And then things went wild! Animator Jenny Lerew posted more amazing Freddy Moore artwork (from the collection of James Walker) than I had seen in years (and that screams to be collected in book form), along with rare “animator drafts” that give an idea of which animator worked on which scene within Disney shorts and features. Danish director Hans Perk, from A. Film,[released many more of those “animator drafts,” and animation historian Mark Mayerson used them to analyze the shorts and features in an unprecedented way and shed fascinating new light on the work of many of Walt’s people. In other words, the more information released, the more people decide to release new information, leading to fresh understanding and knowledge. Of course, this also allowed us to identify new sources of unpublished interviews with Disney artists that will soon appear in Walt’s People: Freddy Moore’s assistant Ken O’Brien by Jenny Lerew, Art Stevens by Pete Docter…
The “quiet revolution” that we see happening on the web brings me to a similar process experienced by Walt’s People. Many key Disney historians have recently given me the authorization to publish their work, as they see this as a way to protect material that was at risk of being lost or irrevocably damaged—some interviews were even preserved in reel-to-reel format! In this volume, Charles Solomon, author of one of my favorite books on Disney animation, The Disney that Never Was, is one of the new key historians joining the Walt’s People team.
Another new participant is Joe Adamson. His oral history with Dick Huemer is the keystone of this volume. I had admired this interview for years after having read excerpts of it in Funnyworld and had always dreamed of releasing a Disney-related uncut version in Walt’s People.
Of course, focusing on Huemer’s career would not have been complete without tackling in-depth the career of his creative alter-ego Joe Grant. Who better than Michael Barrier to draw interesting and surprising answers from such a notoriously tough interviewee? The Huemer focus also allows us to welcome the third of Walt’s People’s new contributors, Brian Sibley, who appears in this volume as both interviewer and interviewee.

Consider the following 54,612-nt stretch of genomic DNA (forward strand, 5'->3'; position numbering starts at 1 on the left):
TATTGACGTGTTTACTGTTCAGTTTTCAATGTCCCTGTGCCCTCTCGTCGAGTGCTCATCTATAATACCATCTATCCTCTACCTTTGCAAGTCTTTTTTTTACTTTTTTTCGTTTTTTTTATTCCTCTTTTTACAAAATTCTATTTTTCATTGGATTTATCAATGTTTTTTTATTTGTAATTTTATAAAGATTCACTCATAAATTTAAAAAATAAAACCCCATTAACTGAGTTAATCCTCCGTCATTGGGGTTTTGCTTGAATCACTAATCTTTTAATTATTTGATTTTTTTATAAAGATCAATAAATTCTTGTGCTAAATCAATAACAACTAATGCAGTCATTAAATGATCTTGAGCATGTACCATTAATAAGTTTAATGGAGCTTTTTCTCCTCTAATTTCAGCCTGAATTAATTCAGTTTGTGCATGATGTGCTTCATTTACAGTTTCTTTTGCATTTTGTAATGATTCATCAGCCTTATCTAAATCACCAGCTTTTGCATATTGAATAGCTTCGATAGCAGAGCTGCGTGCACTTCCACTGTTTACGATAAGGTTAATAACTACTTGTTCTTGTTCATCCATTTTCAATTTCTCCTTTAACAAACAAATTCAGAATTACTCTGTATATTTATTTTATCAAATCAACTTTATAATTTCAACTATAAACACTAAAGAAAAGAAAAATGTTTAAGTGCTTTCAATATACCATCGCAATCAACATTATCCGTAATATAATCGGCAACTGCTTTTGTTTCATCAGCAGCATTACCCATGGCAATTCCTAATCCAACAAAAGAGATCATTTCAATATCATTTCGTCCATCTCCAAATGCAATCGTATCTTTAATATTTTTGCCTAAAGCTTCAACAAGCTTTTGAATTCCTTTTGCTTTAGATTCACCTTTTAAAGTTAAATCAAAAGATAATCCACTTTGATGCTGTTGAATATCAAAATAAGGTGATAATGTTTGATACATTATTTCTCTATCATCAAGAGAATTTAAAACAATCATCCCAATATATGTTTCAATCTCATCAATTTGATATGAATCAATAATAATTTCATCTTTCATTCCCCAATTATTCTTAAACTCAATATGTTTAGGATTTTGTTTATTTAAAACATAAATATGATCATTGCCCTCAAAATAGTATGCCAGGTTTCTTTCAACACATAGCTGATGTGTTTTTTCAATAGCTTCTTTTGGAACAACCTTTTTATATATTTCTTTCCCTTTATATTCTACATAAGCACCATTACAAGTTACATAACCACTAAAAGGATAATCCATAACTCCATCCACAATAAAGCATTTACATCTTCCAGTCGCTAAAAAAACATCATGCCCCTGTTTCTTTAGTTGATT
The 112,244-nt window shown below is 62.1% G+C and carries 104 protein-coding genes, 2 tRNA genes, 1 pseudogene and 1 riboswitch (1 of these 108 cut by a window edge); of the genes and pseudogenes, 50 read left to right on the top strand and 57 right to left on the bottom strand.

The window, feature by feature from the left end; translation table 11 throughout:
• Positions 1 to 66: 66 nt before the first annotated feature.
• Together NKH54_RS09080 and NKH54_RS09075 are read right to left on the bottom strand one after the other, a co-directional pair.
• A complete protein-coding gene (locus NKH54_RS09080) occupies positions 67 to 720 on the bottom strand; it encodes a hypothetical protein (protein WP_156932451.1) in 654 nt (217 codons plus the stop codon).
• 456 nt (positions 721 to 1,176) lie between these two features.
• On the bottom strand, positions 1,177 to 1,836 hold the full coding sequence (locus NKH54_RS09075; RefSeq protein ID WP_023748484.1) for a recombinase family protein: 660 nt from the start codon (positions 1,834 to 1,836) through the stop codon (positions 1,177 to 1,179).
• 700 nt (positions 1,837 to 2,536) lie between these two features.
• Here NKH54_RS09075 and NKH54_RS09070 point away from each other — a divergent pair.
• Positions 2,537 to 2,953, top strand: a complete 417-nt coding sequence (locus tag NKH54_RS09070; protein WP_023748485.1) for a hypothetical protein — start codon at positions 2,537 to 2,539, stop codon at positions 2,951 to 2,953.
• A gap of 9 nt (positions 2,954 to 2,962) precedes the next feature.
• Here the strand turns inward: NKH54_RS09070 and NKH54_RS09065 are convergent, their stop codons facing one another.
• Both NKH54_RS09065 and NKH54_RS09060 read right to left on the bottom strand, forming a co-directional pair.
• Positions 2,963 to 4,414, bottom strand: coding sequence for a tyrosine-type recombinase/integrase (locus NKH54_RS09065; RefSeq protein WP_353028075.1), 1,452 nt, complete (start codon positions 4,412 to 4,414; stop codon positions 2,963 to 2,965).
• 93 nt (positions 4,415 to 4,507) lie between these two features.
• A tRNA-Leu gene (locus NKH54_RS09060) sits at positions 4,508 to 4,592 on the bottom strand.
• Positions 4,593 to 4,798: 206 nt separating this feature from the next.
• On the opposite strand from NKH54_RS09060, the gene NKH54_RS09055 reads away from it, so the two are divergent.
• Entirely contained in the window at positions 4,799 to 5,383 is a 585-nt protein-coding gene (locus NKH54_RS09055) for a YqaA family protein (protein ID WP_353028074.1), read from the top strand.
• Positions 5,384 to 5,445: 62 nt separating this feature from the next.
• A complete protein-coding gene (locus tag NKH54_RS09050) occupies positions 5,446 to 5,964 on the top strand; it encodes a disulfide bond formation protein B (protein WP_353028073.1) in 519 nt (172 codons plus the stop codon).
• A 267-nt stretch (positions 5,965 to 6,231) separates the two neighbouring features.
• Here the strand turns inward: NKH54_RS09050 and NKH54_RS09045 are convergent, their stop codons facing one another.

There are many more exciting features in this volume, including a surprising new look at the career of Peter Ellenshaw; the seminal interview with Roy Williams by Don Peri (another important new member of the Walt’s People team), who shows us who the Big Mouseketeer really was; another foray into the world of Disney comics with Dick Moores and Roger Armstrong, thanks to comics expert Alberto Becattini; the second part of Celbi Pegoraro’s interview with Floyd Norman; an interview with Eric Goldberg; and a look at the abandoned project Mary Poppins Comes Back.
My own favorite from a historical point of view, however, is Dave Smith’s chat with Lou Debney, as it gives us a first glimpse at the Disney Studio during WWII, a subject that we will explore in much more detail in Walt’s People - Volume 5.
Not enough scope yet for one single volume? So before surrounding ourselves, once again, with Walt’s people, let’s meet Walt’s first star…
Amorgos, June 2006